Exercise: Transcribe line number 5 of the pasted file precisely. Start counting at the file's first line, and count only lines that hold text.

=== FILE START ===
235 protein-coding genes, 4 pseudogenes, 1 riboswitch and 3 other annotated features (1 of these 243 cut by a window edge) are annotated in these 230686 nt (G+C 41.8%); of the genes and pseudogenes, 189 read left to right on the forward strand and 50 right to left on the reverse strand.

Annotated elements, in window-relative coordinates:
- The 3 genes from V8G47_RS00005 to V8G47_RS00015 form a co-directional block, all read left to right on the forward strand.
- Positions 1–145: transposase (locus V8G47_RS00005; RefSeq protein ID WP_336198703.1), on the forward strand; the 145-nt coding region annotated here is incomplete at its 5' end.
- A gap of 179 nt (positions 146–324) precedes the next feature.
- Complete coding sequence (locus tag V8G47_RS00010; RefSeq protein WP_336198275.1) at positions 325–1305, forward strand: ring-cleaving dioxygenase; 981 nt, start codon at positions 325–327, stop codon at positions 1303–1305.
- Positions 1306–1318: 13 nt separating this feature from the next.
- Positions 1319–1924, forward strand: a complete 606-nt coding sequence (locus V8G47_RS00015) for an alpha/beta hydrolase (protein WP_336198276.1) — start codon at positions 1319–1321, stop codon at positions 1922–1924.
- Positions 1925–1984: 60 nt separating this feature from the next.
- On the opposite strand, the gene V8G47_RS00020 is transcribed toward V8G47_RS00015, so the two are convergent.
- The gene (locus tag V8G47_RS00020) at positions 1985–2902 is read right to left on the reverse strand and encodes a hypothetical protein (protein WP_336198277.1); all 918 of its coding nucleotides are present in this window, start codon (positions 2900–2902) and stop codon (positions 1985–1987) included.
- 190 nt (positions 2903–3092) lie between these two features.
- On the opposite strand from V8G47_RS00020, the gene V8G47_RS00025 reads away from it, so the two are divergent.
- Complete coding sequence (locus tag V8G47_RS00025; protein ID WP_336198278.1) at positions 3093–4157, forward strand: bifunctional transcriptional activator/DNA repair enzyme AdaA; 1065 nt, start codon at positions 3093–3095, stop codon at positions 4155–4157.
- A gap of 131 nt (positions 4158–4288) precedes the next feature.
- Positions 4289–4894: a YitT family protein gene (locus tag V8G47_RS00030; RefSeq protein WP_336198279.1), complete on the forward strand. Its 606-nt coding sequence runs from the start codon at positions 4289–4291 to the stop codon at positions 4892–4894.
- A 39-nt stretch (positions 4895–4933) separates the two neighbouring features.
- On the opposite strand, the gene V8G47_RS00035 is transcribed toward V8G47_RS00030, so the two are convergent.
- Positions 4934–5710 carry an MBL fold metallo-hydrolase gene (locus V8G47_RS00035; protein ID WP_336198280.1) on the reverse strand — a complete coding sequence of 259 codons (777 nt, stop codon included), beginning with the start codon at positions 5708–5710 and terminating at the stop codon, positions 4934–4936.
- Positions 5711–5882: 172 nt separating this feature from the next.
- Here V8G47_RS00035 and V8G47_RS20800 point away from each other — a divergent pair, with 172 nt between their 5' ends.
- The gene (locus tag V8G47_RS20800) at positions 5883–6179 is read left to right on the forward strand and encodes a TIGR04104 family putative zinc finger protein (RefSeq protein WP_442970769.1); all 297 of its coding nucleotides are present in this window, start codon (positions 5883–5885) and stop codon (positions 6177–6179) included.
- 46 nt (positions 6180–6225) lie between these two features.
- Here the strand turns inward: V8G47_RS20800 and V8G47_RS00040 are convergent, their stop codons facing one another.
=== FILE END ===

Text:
- A gap of 179 nt (positions 146–324) precedes the next feature.